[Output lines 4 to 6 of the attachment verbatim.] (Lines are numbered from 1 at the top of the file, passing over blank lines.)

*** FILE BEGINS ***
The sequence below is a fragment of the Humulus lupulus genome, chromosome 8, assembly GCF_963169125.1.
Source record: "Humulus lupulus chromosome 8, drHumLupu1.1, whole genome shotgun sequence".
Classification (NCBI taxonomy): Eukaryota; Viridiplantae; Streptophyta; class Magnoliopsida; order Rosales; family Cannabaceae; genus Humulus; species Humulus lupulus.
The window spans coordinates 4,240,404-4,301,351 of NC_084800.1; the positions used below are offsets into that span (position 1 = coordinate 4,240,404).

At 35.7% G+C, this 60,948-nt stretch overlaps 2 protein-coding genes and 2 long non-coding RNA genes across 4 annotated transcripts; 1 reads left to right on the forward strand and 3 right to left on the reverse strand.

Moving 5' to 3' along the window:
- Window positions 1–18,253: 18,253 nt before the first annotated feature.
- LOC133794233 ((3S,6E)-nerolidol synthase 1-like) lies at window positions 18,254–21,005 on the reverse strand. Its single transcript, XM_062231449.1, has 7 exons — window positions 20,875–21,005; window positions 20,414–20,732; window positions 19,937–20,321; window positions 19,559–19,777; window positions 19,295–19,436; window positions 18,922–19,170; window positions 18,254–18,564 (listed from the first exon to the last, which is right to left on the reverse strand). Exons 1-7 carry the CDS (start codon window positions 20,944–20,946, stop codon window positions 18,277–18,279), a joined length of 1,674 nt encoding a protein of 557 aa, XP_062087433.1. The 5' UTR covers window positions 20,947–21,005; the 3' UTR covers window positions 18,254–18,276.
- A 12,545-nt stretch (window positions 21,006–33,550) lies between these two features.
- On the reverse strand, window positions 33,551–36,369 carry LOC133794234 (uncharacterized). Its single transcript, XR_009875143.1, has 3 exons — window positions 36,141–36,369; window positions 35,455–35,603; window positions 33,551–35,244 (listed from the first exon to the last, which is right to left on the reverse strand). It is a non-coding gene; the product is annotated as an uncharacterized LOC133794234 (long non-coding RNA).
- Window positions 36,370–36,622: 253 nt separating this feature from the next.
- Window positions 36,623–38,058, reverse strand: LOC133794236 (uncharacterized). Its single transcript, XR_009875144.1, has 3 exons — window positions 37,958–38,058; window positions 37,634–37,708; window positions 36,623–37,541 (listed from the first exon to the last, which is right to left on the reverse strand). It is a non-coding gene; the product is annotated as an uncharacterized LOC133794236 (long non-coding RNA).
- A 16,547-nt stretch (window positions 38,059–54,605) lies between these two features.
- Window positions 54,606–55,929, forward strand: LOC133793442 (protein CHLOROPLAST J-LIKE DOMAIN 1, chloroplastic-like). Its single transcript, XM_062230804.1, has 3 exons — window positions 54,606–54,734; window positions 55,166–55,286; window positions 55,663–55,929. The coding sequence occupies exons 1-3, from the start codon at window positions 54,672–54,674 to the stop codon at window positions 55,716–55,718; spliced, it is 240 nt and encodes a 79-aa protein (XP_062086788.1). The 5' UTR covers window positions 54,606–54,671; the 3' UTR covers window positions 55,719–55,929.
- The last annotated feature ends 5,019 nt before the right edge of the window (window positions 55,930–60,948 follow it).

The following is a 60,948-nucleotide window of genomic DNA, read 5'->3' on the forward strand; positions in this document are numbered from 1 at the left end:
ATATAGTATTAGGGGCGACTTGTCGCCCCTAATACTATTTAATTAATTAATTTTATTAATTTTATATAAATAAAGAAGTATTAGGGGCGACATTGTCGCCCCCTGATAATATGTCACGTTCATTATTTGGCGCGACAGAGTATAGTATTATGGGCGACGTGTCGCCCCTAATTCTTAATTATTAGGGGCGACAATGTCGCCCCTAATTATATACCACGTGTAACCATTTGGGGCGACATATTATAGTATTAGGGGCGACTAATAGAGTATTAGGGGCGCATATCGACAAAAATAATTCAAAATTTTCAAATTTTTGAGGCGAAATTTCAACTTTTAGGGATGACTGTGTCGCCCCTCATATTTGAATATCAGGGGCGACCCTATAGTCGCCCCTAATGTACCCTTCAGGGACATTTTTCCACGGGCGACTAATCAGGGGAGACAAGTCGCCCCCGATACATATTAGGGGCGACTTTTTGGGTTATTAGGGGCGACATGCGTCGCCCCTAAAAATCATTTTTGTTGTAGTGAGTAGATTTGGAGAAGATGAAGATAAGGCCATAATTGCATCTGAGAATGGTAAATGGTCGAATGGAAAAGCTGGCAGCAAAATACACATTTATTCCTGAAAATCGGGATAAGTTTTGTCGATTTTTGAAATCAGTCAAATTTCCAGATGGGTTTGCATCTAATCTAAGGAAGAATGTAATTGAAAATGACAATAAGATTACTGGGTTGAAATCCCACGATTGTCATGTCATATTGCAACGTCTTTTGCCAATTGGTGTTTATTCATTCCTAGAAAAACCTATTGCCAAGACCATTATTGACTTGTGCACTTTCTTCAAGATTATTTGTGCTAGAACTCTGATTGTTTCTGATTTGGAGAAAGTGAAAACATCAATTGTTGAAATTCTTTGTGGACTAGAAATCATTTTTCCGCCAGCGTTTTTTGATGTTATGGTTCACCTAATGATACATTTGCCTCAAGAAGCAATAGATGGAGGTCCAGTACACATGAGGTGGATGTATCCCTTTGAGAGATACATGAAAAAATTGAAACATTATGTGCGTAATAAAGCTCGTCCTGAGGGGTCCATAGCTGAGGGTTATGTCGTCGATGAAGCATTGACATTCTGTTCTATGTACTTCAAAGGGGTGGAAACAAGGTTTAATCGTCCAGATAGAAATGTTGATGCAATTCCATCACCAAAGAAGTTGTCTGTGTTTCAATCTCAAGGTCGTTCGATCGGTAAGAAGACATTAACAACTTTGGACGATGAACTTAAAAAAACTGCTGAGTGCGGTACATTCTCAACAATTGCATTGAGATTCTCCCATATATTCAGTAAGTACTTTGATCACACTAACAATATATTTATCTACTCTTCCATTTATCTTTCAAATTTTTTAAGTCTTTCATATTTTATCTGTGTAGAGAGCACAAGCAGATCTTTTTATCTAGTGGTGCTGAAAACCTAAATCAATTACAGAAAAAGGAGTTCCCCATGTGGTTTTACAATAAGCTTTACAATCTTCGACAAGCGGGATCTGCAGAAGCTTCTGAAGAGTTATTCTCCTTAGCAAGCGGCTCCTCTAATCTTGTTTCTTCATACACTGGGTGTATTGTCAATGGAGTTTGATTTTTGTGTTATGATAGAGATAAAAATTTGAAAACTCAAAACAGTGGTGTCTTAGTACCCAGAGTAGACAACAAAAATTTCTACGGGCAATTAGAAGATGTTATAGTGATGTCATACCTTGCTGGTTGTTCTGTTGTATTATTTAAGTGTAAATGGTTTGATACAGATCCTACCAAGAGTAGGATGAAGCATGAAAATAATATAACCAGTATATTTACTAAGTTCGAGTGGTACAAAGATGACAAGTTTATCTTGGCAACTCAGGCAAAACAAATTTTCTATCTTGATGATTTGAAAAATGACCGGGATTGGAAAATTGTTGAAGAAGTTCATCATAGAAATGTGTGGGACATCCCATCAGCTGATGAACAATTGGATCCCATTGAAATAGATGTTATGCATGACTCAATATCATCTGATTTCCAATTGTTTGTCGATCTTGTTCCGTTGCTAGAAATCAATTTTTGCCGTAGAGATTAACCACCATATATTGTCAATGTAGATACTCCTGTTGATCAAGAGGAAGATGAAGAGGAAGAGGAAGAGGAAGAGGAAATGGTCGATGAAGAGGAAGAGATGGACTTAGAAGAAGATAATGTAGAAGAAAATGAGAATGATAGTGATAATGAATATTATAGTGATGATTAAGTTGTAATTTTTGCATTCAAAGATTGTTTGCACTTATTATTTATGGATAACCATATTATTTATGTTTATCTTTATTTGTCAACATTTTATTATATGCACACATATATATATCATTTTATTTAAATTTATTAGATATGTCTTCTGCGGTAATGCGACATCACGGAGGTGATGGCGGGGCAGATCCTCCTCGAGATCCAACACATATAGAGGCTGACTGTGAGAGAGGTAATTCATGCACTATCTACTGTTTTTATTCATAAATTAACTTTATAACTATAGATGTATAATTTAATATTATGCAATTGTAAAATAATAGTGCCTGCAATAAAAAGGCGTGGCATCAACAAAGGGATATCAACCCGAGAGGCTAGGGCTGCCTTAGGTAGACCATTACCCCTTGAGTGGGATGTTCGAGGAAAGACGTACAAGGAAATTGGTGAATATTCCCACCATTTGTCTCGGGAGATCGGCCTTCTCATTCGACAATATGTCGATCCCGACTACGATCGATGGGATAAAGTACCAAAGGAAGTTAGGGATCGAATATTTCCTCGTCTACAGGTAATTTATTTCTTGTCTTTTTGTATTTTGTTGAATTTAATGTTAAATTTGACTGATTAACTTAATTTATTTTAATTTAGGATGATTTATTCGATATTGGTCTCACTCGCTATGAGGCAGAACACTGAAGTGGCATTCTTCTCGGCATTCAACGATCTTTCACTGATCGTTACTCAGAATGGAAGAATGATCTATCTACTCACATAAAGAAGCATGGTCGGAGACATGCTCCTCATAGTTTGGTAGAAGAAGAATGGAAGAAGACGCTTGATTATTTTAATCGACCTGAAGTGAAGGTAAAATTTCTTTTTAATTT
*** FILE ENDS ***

The window spans coordinates 4,240,404-4,301,351 of NC_084800.1; the positions used below are offsets into that span (position 1 = coordinate 4,240,404).

At 35.7% G+C, this 60,948-nt stretch overlaps 2 protein-coding genes and 2 long non-coding RNA genes across 4 annotated transcripts; 1 reads left to right on the forward strand and 3 right to left on the reverse strand.

Moving 5' to 3' along the window: